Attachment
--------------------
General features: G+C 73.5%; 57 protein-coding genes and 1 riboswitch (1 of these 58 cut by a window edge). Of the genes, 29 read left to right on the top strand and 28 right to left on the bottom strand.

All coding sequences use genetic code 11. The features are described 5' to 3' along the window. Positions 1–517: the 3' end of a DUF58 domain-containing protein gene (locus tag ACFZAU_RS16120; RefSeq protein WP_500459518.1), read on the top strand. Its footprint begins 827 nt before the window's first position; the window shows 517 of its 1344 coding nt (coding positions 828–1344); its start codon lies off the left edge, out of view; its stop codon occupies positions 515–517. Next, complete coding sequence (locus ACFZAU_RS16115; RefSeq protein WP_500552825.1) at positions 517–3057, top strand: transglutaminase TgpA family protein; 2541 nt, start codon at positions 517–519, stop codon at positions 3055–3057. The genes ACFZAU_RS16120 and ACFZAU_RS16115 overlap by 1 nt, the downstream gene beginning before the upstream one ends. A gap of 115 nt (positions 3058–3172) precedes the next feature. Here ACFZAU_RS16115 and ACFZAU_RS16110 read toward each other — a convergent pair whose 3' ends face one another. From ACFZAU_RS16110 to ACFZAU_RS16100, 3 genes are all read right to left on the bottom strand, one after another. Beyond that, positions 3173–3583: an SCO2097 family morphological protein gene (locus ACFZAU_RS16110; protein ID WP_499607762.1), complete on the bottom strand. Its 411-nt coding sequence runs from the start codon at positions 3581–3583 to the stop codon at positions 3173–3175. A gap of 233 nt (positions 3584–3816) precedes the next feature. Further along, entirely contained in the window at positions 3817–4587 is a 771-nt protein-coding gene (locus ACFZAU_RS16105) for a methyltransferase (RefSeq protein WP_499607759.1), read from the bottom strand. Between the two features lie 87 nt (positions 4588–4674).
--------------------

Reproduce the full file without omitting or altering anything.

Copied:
General features: G+C 73.5%; 57 protein-coding genes and 1 riboswitch (1 of these 58 cut by a window edge). Of the genes, 29 read left to right on the top strand and 28 right to left on the bottom strand.

All coding sequences use genetic code 11. The features are described 5' to 3' along the window. Positions 1–517: the 3' end of a DUF58 domain-containing protein gene (locus tag ACFZAU_RS16120; RefSeq protein WP_500459518.1), read on the top strand. Its footprint begins 827 nt before the window's first position; the window shows 517 of its 1344 coding nt (coding positions 828–1344); its start codon lies off the left edge, out of view; its stop codon occupies positions 515–517. Next, complete coding sequence (locus ACFZAU_RS16115; RefSeq protein WP_500552825.1) at positions 517–3057, top strand: transglutaminase TgpA family protein; 2541 nt, start codon at positions 517–519, stop codon at positions 3055–3057. The genes ACFZAU_RS16120 and ACFZAU_RS16115 overlap by 1 nt, the downstream gene beginning before the upstream one ends. A gap of 115 nt (positions 3058–3172) precedes the next feature. Here ACFZAU_RS16115 and ACFZAU_RS16110 read toward each other — a convergent pair whose 3' ends face one another. From ACFZAU_RS16110 to ACFZAU_RS16100, 3 genes are all read right to left on the bottom strand, one after another. Beyond that, positions 3173–3583: an SCO2097 family morphological protein gene (locus ACFZAU_RS16110; protein ID WP_499607762.1), complete on the bottom strand. Its 411-nt coding sequence runs from the start codon at positions 3581–3583 to the stop codon at positions 3173–3175. A gap of 233 nt (positions 3584–3816) precedes the next feature. Further along, entirely contained in the window at positions 3817–4587 is a 771-nt protein-coding gene (locus ACFZAU_RS16105) for a methyltransferase (RefSeq protein WP_499607759.1), read from the bottom strand. Between the two features lie 87 nt (positions 4588–4674).